In 1983, in a presentation about the Mac, Jobs introduced the ad to a cheering audience of Apple employees:

"... It is now 1984. It appears IBM wants it all. Apple is perceived to be the only hope to offer IBM a run for its money. Dealers, initially welcoming IBM with open arms, now fear an IBM-dominated and -controlled future. They are increasingly turning back to Apple as the only force that can ensure their future freedom. IBM wants it all and is aiming its guns on its last obstacle to industry control: Apple. Will Big Blue dominate the entire computer industry? The entire information age? Was George Orwell right about 1984?"

After seeing the ad for the first time, the Apple audience totally freaked out (jump to about the 5-minute mark to witness the riotous cheering).

SKINHEADS, A DISCUS THROWER, AND A SCI-FI DIRECTOR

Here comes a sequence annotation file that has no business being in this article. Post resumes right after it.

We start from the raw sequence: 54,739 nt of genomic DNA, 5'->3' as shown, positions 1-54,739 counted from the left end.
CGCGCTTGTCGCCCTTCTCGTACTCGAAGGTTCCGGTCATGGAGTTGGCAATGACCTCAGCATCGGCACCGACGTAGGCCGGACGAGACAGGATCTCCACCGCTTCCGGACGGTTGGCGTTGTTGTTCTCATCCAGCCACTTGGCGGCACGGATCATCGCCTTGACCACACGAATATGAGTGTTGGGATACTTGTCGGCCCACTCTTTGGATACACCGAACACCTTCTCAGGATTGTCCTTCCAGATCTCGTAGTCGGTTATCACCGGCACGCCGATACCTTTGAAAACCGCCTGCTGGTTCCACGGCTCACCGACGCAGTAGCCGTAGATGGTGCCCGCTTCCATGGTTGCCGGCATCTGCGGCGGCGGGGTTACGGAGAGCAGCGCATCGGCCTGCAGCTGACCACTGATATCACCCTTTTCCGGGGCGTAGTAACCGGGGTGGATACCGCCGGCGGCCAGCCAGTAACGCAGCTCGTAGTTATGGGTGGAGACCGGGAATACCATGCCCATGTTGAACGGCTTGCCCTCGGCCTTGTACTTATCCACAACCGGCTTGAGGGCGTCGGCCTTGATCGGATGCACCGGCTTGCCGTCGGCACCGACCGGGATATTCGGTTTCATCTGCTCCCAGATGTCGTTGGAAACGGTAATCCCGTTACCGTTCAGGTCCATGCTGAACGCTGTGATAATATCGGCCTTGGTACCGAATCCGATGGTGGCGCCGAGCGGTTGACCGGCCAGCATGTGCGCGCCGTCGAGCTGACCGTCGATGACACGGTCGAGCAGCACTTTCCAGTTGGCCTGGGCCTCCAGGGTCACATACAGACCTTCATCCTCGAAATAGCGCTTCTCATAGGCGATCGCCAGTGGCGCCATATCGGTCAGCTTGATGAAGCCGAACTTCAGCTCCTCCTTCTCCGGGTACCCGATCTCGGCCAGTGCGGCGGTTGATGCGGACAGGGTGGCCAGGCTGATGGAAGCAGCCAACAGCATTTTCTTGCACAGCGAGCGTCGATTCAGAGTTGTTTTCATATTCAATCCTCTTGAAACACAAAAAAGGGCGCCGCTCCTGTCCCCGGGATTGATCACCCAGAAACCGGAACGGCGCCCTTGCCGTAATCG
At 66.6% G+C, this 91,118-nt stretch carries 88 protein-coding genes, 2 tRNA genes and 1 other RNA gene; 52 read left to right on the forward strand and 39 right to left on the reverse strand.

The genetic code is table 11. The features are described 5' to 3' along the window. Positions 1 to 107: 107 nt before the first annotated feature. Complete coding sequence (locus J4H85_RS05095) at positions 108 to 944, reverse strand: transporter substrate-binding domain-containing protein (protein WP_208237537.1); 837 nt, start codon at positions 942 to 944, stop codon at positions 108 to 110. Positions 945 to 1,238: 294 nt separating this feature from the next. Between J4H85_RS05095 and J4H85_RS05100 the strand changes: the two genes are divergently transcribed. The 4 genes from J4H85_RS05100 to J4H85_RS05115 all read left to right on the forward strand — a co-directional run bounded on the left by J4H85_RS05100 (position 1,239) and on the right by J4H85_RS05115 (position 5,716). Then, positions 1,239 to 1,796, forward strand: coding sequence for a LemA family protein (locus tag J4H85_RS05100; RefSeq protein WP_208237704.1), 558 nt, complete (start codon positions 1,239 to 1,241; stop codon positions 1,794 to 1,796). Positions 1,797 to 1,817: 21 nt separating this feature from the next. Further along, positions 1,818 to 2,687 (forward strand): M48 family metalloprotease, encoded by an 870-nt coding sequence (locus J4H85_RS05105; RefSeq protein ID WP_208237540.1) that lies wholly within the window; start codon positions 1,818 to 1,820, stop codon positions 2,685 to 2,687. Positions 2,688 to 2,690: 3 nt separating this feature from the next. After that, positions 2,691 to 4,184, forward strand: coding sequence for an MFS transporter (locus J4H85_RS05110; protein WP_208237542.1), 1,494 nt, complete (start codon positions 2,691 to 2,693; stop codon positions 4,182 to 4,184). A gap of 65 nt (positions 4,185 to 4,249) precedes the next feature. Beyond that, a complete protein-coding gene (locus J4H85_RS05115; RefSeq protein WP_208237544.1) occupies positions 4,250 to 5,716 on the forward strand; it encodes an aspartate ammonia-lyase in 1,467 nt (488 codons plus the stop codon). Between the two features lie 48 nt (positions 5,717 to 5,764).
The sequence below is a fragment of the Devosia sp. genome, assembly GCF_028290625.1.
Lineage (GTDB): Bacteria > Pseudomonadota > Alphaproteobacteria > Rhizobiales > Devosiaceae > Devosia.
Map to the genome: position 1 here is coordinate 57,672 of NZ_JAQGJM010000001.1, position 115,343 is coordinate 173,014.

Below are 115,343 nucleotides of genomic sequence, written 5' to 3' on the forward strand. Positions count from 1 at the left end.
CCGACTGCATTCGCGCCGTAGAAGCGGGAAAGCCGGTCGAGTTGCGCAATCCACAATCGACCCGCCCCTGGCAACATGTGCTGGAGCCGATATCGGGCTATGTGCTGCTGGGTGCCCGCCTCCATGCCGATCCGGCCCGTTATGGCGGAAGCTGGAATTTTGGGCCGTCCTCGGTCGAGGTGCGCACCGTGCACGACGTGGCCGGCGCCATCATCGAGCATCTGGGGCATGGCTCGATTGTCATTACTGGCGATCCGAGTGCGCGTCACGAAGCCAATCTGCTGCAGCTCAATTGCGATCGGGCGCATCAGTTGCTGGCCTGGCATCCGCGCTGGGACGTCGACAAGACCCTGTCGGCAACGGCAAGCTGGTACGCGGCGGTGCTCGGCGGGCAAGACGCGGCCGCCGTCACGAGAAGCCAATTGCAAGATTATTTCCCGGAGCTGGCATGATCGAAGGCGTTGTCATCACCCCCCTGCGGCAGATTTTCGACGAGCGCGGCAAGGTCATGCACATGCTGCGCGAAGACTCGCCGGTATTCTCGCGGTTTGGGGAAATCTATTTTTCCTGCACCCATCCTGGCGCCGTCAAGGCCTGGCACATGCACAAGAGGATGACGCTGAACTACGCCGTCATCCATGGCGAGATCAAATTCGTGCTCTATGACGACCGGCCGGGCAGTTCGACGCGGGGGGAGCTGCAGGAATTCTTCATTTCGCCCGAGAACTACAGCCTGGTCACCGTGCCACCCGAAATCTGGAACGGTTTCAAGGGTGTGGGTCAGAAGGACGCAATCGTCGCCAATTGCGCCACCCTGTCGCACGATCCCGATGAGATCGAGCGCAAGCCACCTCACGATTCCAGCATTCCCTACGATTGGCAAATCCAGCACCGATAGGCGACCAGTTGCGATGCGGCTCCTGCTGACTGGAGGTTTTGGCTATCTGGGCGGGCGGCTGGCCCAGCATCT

Chiat\Day hired Ridley Scott, whose 1982 sci-fi film Blade Runner had the dystopian tone they were looking for (and Alien wasn't so bad either). Scott filmed the ad in London, using actual skinheads playing the mute bald men—they were paid $125 a day to sit and stare at Big Brother; those who still had hair were paid to shave their heads for the shoot. Anya Major, a discus thrower and actress, was cast as the woman with the sledgehammer largely because she was actually capable of wielding the thing.

Mac programmer Andy Hertzfeld wrote an Apple II program "to flash impressive looking numbers and graphs on [Big Brother's] screen," but it's unclear whether his program was used for the final film. The ad cost a shocking $900,000 to film, plus Apple booked two premium slots during the Super Bowl to air it—carrying an airtime cost of more than $1 million.

WHAT EXECUTIVES AT APPLE THOUGHT